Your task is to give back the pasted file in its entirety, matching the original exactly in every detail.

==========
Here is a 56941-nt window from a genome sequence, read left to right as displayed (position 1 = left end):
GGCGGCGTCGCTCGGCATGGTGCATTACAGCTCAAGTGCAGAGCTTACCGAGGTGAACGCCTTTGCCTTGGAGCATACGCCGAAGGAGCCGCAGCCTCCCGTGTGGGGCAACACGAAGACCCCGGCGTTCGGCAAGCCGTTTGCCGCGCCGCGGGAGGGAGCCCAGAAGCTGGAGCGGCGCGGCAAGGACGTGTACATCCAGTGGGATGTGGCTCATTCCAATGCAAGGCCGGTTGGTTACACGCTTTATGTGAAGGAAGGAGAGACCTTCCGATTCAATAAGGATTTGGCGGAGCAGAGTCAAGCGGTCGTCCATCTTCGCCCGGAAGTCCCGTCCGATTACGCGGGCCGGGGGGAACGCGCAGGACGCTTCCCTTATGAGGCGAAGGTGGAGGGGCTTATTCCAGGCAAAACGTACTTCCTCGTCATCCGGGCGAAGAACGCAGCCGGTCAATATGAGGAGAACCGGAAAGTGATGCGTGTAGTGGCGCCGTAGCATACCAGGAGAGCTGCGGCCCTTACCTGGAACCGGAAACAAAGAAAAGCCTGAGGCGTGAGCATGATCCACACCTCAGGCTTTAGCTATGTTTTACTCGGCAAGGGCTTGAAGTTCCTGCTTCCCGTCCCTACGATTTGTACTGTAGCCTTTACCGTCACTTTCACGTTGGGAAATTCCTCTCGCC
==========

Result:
Here is a 56941-nt window from a genome sequence, read left to right as displayed (position 1 = left end):
GGCGGCGTCGCTCGGCATGGTGCATTACAGCTCAAGTGCAGAGCTTACCGAGGTGAACGCCTTTGCCTTGGAGCATACGCCGAAGGAGCCGCAGCCTCCCGTGTGGGGCAACACGAAGACCCCGGCGTTCGGCAAGCCGTTTGCCGCGCCGCGGGAGGGAGCCCAGAAGCTGGAGCGGCGCGGCAAGGACGTGTACATCCAGTGGGATGTGGCTCATTCCAATGCAAGGCCGGTTGGTTACACGCTTTATGTGAAGGAAGGAGAGACCTTCCGATTCAATAAGGATTTGGCGGAGCAGAGTCAAGCGGTCGTCCATCTTCGCCCGGAAGTCCCGTCCGATTACGCGGGCCGGGGGGAACGCGCAGGACGCTTCCCTTATGAGGCGAAGGTGGAGGGGCTTATTCCAGGCAAAACGTACTTCCTCGTCATCCGGGCGAAGAACGCAGCCGGTCAATATGAGGAGAACCGGAAAGTGATGCGTGTAGTGGCGCCGTAGCATACCAGGAGAGCTGCGGCCCTTACCTGGAACCGGAAACAAAGAAAAGCCTGAGGCGTGAGCATGATCCACACCTCAGGCTTTAGCTATGTTTTACTCGGCAAGGGCTTGAAGTTCCTGCTTCCCGTCCCTACGATTTGTACTGTAGCCTTTACCGTCACTTTCACGTTGGGAAATTCCTCTCGCC